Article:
Opinion: U.S. will take hard line during NAFTA negotiations

U.S. Trade Representative Robert Lighthizer, left, shakes hands with Mexico's Secretary of Economy Ildefonso Guajardo Villarreal, accompanied by Canadian Foreign Affairs Minister Chrystia Freeland,after attending a news conference, Wednesday, Aug. 16, 2017, at the start of NAFTA Renegotiations in Washington. (AP Photo/Jacquelyn Martin)

EDITOR'S NOTE: Boris Epshteyn formerly served as a Senior Advisor to the Trump Campaign and served in the White House as Special Assistant to The President and Assistant Communications Director for Surrogate Operations.

WASHINGTON (Sinclair Broadcast Group) - Let the negotiations begin.

This week, leaders from the United States, Canada and Mexico are sitting down to begin re-negotiating the North American Free Trade Agreement, or NAFTA. The negotiations are expected to stretch out into next year.

President Trump has been very vocal about his thoughts on the 23-year-old trade deal.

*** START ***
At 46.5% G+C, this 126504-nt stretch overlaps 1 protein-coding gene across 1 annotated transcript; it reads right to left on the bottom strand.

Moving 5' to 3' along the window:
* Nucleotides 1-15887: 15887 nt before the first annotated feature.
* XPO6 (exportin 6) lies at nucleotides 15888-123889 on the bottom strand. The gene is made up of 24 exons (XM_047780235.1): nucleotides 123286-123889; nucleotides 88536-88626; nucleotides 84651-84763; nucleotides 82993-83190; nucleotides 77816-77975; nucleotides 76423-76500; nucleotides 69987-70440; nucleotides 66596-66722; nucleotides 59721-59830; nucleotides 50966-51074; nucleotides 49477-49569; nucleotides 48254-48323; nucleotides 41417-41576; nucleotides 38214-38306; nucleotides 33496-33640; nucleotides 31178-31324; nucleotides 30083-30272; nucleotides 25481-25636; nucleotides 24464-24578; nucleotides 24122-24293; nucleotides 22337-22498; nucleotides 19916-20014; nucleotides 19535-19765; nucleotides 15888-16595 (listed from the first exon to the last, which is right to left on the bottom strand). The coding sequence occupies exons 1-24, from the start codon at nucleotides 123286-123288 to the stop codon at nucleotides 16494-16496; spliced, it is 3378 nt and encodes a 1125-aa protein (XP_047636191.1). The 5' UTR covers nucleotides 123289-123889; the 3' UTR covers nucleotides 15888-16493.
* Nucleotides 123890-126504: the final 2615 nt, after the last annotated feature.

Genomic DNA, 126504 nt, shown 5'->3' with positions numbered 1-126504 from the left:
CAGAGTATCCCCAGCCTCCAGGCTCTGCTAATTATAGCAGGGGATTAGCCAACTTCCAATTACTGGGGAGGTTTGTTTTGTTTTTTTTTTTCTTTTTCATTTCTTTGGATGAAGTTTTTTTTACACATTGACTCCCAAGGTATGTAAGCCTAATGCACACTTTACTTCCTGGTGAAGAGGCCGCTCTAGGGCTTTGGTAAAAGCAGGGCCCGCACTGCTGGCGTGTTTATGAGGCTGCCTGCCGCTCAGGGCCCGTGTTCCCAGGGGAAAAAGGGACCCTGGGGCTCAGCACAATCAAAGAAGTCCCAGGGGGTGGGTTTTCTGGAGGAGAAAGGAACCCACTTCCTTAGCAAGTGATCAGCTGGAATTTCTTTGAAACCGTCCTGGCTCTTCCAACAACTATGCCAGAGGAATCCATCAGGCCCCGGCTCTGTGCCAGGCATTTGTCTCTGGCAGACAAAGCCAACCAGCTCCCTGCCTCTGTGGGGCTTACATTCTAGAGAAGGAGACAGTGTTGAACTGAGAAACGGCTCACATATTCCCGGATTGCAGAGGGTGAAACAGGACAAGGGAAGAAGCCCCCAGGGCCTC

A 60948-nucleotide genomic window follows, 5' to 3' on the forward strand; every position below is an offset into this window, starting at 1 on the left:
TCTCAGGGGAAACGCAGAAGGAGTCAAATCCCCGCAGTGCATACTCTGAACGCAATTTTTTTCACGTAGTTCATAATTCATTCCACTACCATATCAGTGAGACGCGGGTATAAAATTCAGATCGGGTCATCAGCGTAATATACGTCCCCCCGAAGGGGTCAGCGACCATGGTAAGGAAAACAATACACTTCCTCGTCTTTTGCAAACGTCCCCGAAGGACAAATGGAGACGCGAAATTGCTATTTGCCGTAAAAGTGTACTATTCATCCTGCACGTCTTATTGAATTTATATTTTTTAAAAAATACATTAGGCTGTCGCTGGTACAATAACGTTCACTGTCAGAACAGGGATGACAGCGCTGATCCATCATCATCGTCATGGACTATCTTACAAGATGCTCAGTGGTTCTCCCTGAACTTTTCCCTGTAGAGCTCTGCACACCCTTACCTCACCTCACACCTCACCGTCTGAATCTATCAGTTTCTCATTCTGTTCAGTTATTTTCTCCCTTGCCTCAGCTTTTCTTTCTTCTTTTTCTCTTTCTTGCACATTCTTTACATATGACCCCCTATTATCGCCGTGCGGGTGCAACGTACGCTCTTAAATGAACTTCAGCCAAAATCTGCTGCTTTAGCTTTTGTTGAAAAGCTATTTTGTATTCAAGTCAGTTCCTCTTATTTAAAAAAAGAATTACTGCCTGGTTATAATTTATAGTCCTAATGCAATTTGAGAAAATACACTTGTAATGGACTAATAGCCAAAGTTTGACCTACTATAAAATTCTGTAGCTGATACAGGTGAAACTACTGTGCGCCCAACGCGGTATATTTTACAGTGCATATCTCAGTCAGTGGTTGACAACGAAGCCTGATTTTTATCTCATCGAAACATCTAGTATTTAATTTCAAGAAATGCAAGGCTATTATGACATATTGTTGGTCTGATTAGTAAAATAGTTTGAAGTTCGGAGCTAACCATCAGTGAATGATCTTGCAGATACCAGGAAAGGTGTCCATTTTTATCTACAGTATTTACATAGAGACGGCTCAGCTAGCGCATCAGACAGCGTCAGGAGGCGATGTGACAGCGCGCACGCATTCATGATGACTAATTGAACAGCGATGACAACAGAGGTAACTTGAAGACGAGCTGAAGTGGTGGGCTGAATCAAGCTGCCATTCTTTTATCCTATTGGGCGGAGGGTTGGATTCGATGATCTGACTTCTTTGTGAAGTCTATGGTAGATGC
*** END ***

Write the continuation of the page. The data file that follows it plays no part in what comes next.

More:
Throughout the campaign, President Trump called NAFTA “the worst trade deal ever made by any country I think in the world."

So, what is it about NAFTA that the president does not like?

Let’s break it down.

The Trump administration says that the United States is losing on this deal while Mexico and Canada are benefitting.

For example, our trade deficit with Mexico was $63 billion last year. Over the last 10 years, it stands at over $550 billion. A trade deficit means that we’re buying more stuff from them than they are from us.

The president has also blamed NAFTA as a reason why manufacturing jobs have been relocated to Mexico from United States.

However, NAFTA is also important for our economy.

According to the Department of Commerce, about 14 million jobs in the U.S. depend on trade with Canada and Mexico. More than $1 billion in goods crosses our borders every single day.

If certain changes are not agreed upon, President Trump has said that the U.S. could pull out of NAFTA. Even if that were to occur, I believe the agreement would be replaced be a different agreement, or agreements, with Mexico and Canada.

The bottom line is that the president does intend to take a hard line on NAFTA and is leaving all options on the table. There is no reason that we should allow for our partners to reap most of the benefits from trade with the United States.

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